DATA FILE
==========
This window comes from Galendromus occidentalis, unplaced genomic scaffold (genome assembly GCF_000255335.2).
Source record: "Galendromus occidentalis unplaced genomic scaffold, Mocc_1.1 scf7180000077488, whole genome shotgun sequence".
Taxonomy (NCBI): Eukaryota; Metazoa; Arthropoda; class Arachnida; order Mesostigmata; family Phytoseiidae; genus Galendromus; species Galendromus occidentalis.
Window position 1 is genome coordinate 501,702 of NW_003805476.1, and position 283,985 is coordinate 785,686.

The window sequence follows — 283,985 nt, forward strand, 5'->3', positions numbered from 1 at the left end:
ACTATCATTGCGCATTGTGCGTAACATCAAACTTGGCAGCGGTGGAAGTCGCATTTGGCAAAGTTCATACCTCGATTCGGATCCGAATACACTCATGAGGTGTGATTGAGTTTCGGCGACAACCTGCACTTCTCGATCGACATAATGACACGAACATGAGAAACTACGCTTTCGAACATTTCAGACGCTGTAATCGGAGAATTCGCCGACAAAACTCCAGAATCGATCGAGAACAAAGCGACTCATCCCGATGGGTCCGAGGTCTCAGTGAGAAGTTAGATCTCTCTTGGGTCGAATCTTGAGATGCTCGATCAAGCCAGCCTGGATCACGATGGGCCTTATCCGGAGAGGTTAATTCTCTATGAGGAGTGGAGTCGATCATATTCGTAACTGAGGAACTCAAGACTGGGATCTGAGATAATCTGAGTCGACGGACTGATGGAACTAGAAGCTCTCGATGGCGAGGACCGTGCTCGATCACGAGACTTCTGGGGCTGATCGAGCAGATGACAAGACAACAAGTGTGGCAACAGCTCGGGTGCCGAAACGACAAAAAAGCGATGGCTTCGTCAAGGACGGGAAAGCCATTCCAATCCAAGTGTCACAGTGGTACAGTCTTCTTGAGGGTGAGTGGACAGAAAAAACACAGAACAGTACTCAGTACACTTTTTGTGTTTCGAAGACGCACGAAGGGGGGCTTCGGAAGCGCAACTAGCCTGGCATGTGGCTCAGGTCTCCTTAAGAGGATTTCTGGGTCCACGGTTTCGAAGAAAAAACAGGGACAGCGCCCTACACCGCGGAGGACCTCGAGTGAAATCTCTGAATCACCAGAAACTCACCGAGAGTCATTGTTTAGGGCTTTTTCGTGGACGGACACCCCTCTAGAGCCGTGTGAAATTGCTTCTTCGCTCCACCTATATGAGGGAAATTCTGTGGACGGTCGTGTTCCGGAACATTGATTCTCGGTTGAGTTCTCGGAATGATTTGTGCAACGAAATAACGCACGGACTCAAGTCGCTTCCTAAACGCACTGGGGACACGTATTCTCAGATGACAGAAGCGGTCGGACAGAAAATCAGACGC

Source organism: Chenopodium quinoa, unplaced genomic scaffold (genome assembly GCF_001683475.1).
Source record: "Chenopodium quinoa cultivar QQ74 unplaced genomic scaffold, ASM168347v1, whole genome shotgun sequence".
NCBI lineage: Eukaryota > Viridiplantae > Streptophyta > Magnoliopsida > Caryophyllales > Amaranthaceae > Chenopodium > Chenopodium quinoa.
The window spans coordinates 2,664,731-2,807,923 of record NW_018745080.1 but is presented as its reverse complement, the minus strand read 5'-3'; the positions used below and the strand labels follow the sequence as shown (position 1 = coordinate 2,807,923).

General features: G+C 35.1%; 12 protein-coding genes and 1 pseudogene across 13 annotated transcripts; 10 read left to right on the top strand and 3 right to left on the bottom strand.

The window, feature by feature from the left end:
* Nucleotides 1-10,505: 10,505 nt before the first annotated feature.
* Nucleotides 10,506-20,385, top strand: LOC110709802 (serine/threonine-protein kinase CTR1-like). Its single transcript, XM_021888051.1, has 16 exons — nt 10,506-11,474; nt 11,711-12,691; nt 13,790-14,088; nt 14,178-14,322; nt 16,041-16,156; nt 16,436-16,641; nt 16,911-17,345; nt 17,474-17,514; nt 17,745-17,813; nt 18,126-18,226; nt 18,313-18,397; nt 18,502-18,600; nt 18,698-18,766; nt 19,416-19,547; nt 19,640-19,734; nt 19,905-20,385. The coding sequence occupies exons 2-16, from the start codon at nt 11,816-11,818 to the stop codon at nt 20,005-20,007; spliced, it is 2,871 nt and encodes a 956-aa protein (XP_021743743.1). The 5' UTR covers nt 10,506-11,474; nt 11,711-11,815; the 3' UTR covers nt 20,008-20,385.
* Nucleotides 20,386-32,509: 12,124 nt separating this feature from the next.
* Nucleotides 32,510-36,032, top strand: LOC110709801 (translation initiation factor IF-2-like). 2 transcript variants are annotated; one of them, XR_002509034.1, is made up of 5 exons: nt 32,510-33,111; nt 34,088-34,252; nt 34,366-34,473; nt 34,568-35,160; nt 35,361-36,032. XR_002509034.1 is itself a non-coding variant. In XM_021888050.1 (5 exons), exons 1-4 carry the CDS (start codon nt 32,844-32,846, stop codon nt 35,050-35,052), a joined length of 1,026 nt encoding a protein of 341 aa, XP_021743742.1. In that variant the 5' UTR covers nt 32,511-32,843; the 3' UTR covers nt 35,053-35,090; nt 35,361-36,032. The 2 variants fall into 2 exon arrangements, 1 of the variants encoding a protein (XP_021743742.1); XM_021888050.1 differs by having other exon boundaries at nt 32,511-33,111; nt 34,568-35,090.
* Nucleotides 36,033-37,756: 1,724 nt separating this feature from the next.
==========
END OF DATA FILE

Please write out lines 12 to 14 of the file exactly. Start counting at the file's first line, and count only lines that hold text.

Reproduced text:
The window, feature by feature from the left end:
* Nucleotides 1-10,505: 10,505 nt before the first annotated feature.
* Nucleotides 10,506-20,385, top strand: LOC110709802 (serine/threonine-protein kinase CTR1-like). Its single transcript, XM_021888051.1, has 16 exons — nt 10,506-11,474; nt 11,711-12,691; nt 13,790-14,088; nt 14,178-14,322; nt 16,041-16,156; nt 16,436-16,641; nt 16,911-17,345; nt 17,474-17,514; nt 17,745-17,813; nt 18,126-18,226; nt 18,313-18,397; nt 18,502-18,600; nt 18,698-18,766; nt 19,416-19,547; nt 19,640-19,734; nt 19,905-20,385. The coding sequence occupies exons 2-16, from the start codon at nt 11,816-11,818 to the stop codon at nt 20,005-20,007; spliced, it is 2,871 nt and encodes a 956-aa protein (XP_021743743.1). The 5' UTR covers nt 10,506-11,474; nt 11,711-11,815; the 3' UTR covers nt 20,008-20,385.